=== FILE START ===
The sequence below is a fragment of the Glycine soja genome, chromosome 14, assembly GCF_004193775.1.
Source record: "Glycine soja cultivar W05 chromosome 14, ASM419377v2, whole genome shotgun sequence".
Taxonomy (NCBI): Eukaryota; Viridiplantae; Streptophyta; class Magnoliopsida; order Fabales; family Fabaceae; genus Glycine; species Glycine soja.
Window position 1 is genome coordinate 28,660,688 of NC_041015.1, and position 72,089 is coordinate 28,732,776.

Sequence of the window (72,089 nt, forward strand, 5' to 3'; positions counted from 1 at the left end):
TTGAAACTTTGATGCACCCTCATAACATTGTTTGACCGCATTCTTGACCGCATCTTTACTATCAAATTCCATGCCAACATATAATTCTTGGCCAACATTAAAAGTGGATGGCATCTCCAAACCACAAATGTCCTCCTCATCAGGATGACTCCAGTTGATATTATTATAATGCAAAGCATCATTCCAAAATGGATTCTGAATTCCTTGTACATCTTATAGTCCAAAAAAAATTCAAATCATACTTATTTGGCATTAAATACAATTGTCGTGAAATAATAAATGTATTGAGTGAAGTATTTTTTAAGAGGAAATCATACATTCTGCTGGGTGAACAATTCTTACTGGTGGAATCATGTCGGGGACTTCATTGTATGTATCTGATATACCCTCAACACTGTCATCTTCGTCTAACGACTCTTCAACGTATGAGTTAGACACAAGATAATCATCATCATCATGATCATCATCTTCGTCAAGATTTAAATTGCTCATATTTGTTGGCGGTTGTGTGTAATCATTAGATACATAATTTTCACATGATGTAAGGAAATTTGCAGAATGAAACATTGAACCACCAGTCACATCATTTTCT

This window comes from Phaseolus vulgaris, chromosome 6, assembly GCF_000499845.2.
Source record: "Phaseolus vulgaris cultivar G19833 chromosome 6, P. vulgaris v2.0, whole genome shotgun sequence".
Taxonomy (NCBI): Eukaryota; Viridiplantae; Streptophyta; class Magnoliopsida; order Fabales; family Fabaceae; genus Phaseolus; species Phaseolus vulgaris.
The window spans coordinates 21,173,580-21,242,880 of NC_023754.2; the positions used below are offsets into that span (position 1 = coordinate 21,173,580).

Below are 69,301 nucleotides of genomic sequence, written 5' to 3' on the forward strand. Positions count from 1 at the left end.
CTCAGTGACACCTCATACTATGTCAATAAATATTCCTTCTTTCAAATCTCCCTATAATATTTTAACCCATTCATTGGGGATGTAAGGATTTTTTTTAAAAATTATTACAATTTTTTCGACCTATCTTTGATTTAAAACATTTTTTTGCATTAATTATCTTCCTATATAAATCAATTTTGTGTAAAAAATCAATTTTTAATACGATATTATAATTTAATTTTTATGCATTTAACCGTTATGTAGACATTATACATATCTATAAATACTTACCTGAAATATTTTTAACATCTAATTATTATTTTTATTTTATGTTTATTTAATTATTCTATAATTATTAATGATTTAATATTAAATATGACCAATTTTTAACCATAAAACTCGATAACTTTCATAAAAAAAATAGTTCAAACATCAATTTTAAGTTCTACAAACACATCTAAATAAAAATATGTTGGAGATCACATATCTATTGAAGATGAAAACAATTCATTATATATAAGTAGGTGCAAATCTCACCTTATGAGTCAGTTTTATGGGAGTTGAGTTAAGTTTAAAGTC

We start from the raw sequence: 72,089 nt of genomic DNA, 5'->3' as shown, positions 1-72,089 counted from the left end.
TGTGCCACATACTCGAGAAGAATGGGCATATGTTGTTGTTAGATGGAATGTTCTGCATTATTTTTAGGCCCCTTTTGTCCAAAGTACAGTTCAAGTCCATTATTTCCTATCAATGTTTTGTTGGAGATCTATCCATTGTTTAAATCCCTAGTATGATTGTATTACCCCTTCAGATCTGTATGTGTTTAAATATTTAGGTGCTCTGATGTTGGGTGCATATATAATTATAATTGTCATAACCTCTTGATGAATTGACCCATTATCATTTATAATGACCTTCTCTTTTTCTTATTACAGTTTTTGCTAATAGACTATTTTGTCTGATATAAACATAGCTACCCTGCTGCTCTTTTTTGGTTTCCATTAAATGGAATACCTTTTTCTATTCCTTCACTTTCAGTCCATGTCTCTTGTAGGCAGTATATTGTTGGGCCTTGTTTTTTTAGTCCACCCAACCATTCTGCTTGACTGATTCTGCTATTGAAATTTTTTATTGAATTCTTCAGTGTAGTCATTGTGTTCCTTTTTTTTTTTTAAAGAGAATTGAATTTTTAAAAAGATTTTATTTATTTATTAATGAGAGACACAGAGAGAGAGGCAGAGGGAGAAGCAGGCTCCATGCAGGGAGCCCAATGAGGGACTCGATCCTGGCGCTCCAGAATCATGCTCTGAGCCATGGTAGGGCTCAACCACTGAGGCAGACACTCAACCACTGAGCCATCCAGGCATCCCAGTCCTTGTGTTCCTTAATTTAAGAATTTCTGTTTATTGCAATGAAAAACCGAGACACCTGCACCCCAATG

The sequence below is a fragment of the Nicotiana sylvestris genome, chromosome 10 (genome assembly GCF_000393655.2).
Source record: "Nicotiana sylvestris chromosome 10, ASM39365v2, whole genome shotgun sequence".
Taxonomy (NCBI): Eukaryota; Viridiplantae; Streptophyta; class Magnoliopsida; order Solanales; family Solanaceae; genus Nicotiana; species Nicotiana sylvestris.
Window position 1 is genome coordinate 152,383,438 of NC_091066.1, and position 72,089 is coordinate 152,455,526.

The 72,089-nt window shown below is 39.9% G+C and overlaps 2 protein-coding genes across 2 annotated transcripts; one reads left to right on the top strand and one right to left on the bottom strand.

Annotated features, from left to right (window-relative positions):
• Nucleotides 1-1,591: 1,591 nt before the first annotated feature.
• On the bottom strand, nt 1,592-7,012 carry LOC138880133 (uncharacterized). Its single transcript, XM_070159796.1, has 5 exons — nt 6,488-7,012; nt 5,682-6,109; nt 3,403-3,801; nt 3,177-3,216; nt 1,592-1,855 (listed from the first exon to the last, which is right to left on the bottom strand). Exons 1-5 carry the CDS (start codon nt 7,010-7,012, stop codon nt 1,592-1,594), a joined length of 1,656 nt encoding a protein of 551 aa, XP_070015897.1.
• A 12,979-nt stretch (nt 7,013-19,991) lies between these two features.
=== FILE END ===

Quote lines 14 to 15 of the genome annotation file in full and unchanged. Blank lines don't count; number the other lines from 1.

TGTGCCACATACTCGAGAAGAATGGGCATATGTTGTTGTTAGATGGAATGTTCTGCATTATTTTTAGGCCCCTTTTGTCCAAAGTACAGTTCAAGTCCATTATTTCCTATCAATGTTTTGTTGGAGATCTATCCATTGTTTAAATCCCTAGTATGATTGTATTACCCCTTCAGATCTGTATGTGTTTAAATATTTAGGTGCTCTGATGTTGGGTGCATATATAATTATAATTGTCATAACCTCTTGATGAATTGACCCATTATCATTTATAATGACCTTCTCTTTTTCTTATTACAGTTTTTGCTAATAGACTATTTTGTCTGATATAAACATAGCTACCCTGCTGCTCTTTTTTGGTTTCCATTAAATGGAATACCTTTTTCTATTCCTTCACTTTCAGTCCATGTCTCTTGTAGGCAGTATATTGTTGGGCCTTGTTTTTTTAGTCCACCCAACCATTCTGCTTGACTGATTCTGCTATTGAAATTTTTTATTGAATTCTTCAGTGTAGTCATTGTGTTCCTTTTTTTTTTTTAAAGAGAATTGAATTTTTAAAAAGATTTTATTTATTTATTAATGAGAGACACAGAGAGAGAGGCAGAGGGAGAAGCAGGCTCCATGCAGGGAGCCCAATGAGGGACTCGATCCTGGCGCTCCAGAATCATGCTCTGAGCCATGGTAGGGCTCAACCACTGAGGCAGACACTCAACCACTGAGCCATCCAGGCATCCCAGTCCTTGTGTTCCTTAATTTAAGAATTTCTGTTTATTGCAATGAAAAACCGAGACACCTGCACCCCAATG

The sequence below is a fragment of the Nicotiana sylvestris genome, chromosome 10 (genome assembly GCF_000393655.2).